“Away, you starvelling, you elf-skin, you dried neat’s-tongue, bull’s-pizzle, you stock-fish!” (William Shakespeare, Henry IV, Act 2)
Elf-skin? Is that me?
Here we are again with our slack crepe paper look, just a wee bit nervous about a disturbing turn in the mirror of late, toward…elf-skin?
What to do? What TO DO!!
The Big Picture: topical skincare has hit a new low in public satisfaction with over 70% finding themselves unhappy with the results. This has inspired more clever ways to tap our wallets. Results? Well, there are always those “studies” that proclaim our return to embryonic form in a matter of moments by choosing This Great Product. It never seems to happen to us, though. We just shrivel up more.
Elf skin. Gad.
The latest approach to revisit our embryonic bliss is to gadgets. Actually, gadgets have been in full swing for over a decade but lately it seems you can find them in any hardware store. For a few hundred dollars you can have an “FDA approved” (they’re not, not ever) device that will tighten your skin up like a snare drum.
Reverse aging, even!
The devices range from various micro-current probe designs, to ultrasound, galvanic stimulators, infrared lights, magnetic wands and pads, heat lamps, UV and cosmic ray enhancers, oxygen infusion, nitrogen infusion, gigantic hold-on-Betsy enemas, vacuum cleaner like suction, fake mirrors, ordinary sandblasting, exotic particles from asteroids micro-blasting, tenderizing with micro-perforations (this is all true!), lasers of every possible wavelength, wide spectrum light guns, space travel for zero gravity improvements – no sagging in outer space! and for absolute tightening beginning at the fanny and spreading in all directions – a letter from the IRS.
Then there be those RFD or radio frequency devices. What are they?
They are electronic gizmos that heat up your skin and tighten it. That’s it.
Why the fuss and feathers? Why not use my $19 clothes iron from e-Bay? Lay that old elf skin on the ironing board, turn that iron down to “silk” and flatten it out, dude.
Hmm, a bit awkward.
Ok, why not my hair dryer? Shazam! Cooked.
The RFD’s do this in a more precise way, that is the temperature setting is exactly set, so they say. Presumably below 115 F and somewhere north of 110 F. Heating helps with skin tightening.
Great! That’s it?
Well, no. The expectations and results are not in synch. And Bad Things Can Happen.
I knew you’d say that. You’re such a down cat.
The Skin Dork merely wishes to be accurate and precise. This requires understanding the forces at work on us AND what we do to ourselves to make things worse.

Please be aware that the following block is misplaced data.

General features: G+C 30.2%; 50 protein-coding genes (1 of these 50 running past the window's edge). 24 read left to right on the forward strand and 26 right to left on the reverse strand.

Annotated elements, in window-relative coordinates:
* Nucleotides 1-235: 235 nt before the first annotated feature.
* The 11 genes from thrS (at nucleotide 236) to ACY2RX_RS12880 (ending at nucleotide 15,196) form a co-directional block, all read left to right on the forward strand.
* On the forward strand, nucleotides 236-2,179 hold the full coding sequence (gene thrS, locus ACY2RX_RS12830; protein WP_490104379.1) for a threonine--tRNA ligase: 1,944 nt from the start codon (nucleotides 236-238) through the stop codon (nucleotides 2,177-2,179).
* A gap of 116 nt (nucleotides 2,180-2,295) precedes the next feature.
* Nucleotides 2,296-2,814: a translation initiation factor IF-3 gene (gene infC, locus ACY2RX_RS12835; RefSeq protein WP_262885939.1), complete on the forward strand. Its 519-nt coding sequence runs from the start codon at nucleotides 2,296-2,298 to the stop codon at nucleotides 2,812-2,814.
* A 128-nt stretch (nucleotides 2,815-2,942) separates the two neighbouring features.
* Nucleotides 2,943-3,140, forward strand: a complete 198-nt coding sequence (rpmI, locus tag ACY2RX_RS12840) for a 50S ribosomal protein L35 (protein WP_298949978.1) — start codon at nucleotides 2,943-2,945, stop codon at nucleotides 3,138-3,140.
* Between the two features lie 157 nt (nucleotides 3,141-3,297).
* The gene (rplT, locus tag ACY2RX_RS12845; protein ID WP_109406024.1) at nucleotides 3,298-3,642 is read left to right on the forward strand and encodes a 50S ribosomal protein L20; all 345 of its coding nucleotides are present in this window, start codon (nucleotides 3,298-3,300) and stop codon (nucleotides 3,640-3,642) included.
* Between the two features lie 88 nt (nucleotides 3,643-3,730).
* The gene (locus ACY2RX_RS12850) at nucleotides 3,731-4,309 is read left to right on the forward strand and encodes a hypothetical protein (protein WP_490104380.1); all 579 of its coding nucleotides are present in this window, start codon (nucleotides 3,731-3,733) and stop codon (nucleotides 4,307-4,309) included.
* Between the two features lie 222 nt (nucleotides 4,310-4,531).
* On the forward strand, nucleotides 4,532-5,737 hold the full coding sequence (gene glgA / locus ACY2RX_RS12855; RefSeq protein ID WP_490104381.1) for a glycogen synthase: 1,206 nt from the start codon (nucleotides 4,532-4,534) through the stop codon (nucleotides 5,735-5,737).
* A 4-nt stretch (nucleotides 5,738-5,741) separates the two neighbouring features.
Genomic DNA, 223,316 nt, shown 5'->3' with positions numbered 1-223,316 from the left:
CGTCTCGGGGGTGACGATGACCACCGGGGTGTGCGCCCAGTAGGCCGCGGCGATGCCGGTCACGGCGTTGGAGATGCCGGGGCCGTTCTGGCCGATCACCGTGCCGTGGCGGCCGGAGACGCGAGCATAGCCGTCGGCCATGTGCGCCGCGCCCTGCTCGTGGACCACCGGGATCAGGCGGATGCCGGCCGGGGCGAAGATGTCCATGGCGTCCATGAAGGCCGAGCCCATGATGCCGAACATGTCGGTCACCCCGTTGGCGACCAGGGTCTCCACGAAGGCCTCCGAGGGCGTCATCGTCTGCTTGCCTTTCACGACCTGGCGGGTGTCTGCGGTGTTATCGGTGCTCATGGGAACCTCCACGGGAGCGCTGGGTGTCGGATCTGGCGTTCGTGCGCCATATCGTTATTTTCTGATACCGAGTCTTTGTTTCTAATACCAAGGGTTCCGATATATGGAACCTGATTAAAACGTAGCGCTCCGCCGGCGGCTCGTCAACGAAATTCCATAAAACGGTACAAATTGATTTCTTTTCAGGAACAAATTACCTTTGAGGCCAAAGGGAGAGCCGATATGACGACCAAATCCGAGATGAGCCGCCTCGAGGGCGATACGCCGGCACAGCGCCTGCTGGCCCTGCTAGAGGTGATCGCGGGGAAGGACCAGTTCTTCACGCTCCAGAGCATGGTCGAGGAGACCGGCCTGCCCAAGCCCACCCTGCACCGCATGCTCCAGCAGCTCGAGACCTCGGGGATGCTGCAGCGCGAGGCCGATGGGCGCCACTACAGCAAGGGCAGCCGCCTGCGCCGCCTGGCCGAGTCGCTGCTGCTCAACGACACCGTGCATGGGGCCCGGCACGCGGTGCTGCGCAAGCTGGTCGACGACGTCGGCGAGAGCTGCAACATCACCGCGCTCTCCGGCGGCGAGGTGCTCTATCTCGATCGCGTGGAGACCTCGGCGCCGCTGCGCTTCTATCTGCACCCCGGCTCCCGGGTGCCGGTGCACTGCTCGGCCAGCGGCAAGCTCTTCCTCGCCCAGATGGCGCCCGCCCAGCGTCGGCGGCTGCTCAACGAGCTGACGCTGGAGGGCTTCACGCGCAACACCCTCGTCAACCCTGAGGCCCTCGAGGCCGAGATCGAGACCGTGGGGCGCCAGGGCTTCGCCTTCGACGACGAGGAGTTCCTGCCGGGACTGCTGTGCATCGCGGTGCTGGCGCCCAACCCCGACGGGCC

Oh, okay. Here we go again. The Dork goes off.
Backstory: Much of the protein in the skin is cross-linked like strands in a rope – collagen and elastin especially. As we age, or in trauma, those crosslinks knot up and the synovial fluid is displaced. The texture of the skin becomes loose, more like gristle and “crepey” with no turgor or resilience. Saggy, baggy, stiff and… thinner. As time goes marching on, the amount of collagen becomes less and less and what is there is Not Too Good. That’s all in the dermis, the lower part of the skin next to the muscle.
In the upper layers of the skin, the epidermis, the protein is arranged like a brick wall and beneath that are the springs and bouncy stuff in the dermis that is fast getting un-springy.
What happens next is like describing a train wreck. The epidermis and the dermis become upside down and tangled up and every which way loose. This train wreck is sometimes called “aging” and that’s about all anyone can say about aging. Aging of the skin is first and foremost a loss of structural integrity (a mess). Hold that thought as we go deeper.
Skin aging tends to be related to 1) damage by excessive UV ray exposure (for which sunscreens will NOT help or prevent) and 2) poorly replicating daughter cells (son cells apparently don’t even count) where errors are magnified generation to generation.
Can temporary spot heating correct all that?
You’re going somewhere with all this, I hope.
Yes, true. The RFD is designed to heat the skin in order to rearrange the sulf-hydryl bonds in the proteins there which in turn will re-establish crosslinks and increase fluid (water) in that area. The immediate result is plump skin.
Ozzum! That’s it?
Well, much the same thing happens when you shampoo your hair with warm water. The foaming chemicals in the shampoo stimulate a particular kind of crosslinking in the hair follicle that in time will leave the hair frazzled – that is, the links are chemically charged. The warm water ‘sets’ this charge. That is why changing your shampoo will change to a fuller feeling in your hair because you have rearranged the bonds. In truth, your hair becomes progressively more deranged. Conditioners are meant to correct this, but merely smother the problem and in time, Nature will say, no more. You look like you have been in a forest fire, or have your finger stuck in an electric socket.
The RFD attempts to control temperature for an instant up to 115 F when the protein “de-natures” and the SH bonds re-arrange. The skin however is very busy cooling the area as the RFD is applied and the battle can be difficult to control with heating suddenly getting the upper hand and Bad Things Happen and the temperature goes beyond an ionic change and minor tissue damage occurs.
The heating will bring about a temporary proliferation of new protein sand bags and fragments that will, in swelling, seem to have satisfied the need for a fuller, plumper look. For a short time. Continued use of the device however can deplete the skin of healthy cells and leave a legacy of broken-down old soldiers and a ragged, depleted look. In other words, the influx is artificial and not sustained. You have not fooled Nature and the consequences for trying are not pleasing to the mirror.